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Spending a Weekend in Guitar Heaven

Part Three

[Italian version]

Event Coverage by Scott Faller - TNT USA
Published - July, 2004

Sunday was the big day. The day that everybody shows up for the main event at the Cotton Bowl. From 11am until 11pm, artist after artist performs on the big stage.

Oh God, He's Whining Again....

Well, if Saturday hit with a dull thud, Sunday was like being forced to eat liver and onions. Sunday morning brought a press corps meeting. As luck would have it, there were only a limited number of photo passes that were being handed out. To top that off, word had it that when the 'big' artists got on stage, they were going to clear out the photo pit. That means if you were lucky enough to get a photo pass, when the 'big stars' came out, you had to shoot them from about 1000 feet. That should make for some interesting photos.

I could probably have BS'ed my way into a photo pass but I decided that the guys who do this for a living needed the pass more than I did. This is how these guys make a living, selling photo's to magazines. Mighty magnanimous of me if I don't say so myself. Hey, did I just use another polysyllabic word? I'd better be careful, somebody might take me seriously for a change....

Storm Clouds Do Have Silver Linings Sometimes......

I suppose the big boss was looking after me on this one. Guess who else was at the show? Ron Welborne. That's right, Ron Welborne of Welborne Labs fame and fortune was there with his son and snuck his camera into the big event.

Ron and I were going to hook up Saturday for a burger and a beer but in the midst of 15-20,000 people, we never saw each other. All of the pics I'm using for todays coverage are from our newly appointed, temporary TNT-Audio, cub correspondent, Ron Welborne (thanks Ron, you're a lifesaver).

Since I wasn't able to get into the photo pit, I decided to venture out and try to make some more contacts with the artists management teams. One of the guys I was able to make contact with was Pat Metheny's manager. Right now, Pat has just finished up a new studio album and will be heading back out on the road this fall. If all goes well, look for an interview and album review sometime in September or October. Keep your fingers crossed, after all, this is the music industry.

As for interviewing any of the artists on Sunday, well, they did set up a tent for us to do interviews but nobody showed up. Well, I shouldn't say nobody. Steve Vai and Vince Gill did stop by the tent. Guess who wasn't there? Me. I was off trouping around trying to dig up something solid. Oh well, opportunity knocked and I was out goofing off.

The Big Show

As you can see from Sundays lineup, it was going to be one looong day in the Cotton Bowl. Now, during much of the main events, I was off trying to make contacts. Since my brother Billy and I left our wives in our seats, we went back fairly often to see how they were doing and catch a bit of the shows.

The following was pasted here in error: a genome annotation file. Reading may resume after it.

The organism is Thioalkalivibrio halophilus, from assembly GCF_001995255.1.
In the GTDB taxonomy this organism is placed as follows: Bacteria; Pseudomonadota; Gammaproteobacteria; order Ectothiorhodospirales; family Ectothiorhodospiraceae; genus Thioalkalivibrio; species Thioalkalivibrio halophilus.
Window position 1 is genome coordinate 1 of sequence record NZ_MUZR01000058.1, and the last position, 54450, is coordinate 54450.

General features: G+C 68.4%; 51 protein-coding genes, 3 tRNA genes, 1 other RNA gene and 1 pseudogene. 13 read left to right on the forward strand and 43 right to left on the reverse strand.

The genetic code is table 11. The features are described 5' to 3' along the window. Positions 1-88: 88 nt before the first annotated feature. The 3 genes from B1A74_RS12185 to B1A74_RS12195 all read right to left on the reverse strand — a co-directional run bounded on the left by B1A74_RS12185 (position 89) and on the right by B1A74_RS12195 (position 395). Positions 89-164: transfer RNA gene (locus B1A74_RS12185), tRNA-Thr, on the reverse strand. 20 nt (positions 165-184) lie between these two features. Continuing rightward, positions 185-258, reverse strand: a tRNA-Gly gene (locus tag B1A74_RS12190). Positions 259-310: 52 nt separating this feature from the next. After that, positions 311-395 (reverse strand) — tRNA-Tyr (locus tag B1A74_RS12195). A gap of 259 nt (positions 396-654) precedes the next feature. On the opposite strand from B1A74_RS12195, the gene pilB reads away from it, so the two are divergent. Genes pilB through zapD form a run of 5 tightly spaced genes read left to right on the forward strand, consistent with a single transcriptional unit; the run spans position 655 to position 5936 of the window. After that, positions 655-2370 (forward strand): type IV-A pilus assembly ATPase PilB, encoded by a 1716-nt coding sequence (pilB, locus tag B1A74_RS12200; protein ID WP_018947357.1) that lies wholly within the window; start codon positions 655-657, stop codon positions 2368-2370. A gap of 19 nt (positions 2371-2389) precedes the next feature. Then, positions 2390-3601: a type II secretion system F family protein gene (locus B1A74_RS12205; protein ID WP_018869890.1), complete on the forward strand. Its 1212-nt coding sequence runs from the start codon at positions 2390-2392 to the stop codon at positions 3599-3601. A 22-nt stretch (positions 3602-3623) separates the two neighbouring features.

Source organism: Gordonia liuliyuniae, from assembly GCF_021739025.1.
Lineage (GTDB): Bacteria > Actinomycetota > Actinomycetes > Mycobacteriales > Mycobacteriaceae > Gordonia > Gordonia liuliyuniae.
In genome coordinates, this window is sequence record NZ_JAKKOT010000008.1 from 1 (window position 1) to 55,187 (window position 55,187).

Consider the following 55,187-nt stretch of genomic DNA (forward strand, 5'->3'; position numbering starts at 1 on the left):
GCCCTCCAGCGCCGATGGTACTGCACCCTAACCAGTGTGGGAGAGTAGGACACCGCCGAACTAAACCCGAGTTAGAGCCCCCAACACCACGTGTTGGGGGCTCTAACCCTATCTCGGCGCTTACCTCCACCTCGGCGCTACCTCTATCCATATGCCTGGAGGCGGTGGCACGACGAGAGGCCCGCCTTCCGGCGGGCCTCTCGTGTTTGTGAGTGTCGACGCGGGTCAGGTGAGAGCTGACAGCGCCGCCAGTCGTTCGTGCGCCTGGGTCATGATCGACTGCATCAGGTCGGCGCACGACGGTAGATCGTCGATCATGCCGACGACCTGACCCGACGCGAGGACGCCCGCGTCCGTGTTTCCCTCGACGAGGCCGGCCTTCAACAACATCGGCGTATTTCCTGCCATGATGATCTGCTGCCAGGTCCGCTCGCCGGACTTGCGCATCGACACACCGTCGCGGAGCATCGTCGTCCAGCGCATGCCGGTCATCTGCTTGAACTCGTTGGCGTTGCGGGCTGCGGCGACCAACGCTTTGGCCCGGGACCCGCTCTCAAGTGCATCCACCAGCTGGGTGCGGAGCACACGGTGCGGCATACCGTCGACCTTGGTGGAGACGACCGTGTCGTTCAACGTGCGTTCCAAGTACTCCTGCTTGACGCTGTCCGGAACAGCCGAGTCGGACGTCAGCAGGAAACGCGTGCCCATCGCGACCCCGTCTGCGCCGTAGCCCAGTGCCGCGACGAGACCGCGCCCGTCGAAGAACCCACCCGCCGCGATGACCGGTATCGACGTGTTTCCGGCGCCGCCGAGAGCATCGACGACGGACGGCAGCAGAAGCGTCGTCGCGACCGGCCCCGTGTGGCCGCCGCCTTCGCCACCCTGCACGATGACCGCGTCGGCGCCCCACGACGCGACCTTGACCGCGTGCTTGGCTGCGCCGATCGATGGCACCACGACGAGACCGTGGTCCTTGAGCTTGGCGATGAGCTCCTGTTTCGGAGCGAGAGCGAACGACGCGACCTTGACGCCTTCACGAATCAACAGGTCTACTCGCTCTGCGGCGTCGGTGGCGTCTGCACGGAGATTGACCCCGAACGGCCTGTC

I've got to say, there was some really good music all day. It was also pretty interesting listening to the crowds reaction to the eclectic mix of performers they all got to witness. We had a couple sitting next to us that had flown in from the Netherlands just for the three day event. They had a great time and said it was worth every penny, deutsche mark, pound sterling or whatever the currency is in the that neck of the woods.

The artist line up and amount of time they each played changed on the fly as you can imagine for an event of this size. They had several Diamond Vision Jumbo-Trons set up so you could see what was going on. Our seats in the stands were OK'ish. The sound system was turned up way too loud but anymore, that's pretty typical of a rock concert.

I'll show the pictures in the order of the lineup sheet for ease.

this place was packed with close to 50,000 people

As you can see, the stage was monstrous. They actually had two separate stages set up. One on the left side where you see BB King and Jimmie. The center stage was used for the rotating acts and for the main performers that would be out later this evening.

Steve Vai

Steve came out and did his usual smokin set. The ultimate axemaster to many, Steve tore up the neck of his custom made guitar with his usual flare.

Pat Metheny

Here is the guy that I heard the most comments about. Between Pat and Larry Carlton, most everybody I overheard, said they were really impressed with how good they both were and how they had never heard these guys played on the radio. Not surprising. Some of the most gifted musicians never see any (or very little) airtime. One weekend this winter, look for an expose on how the music industry actually works and how artists get airtime. You will be appalled, I guarantee it.

Anyway, Pat in his signature striped shirt, came out and did a great set with Christian McBride on bass and probably the music industries best drummer (bar none), Antonio Sanchez. This fall look for his new disc in stores and the accompanying tour.

Joe Walsh

After a few more performers, out pops Joe Walsh. Joe is always a crowd pleaser. He used his best one liner on the crowd, “If I knew I was going to have to perform this song at every show I do for the rest of my life......I'd have written something different.” Needless to say, Rocky Mountain Way got played next.

James Taylor

Not to be a spoil sport, but I'm wondering how this guy got on the bill. Now I like JT as much as the next guy, I suppose. For some reason when you think of the names Eric Clapton, BB King, Steve Vai, Jimmie Vaughan, Carlos Santana....James Taylor just doesn't fit in. I guess it was to give the girls someone to get excited about. Well, maybe not excited per se, but give them something they can sing along to. Most of the guys were just about ready to nod off until........

Joe Walsh ... again

........ out pops Joe Walsh in the middle of JT's set to rip off a few notes to wake everybody back up again. Gotta love Joe!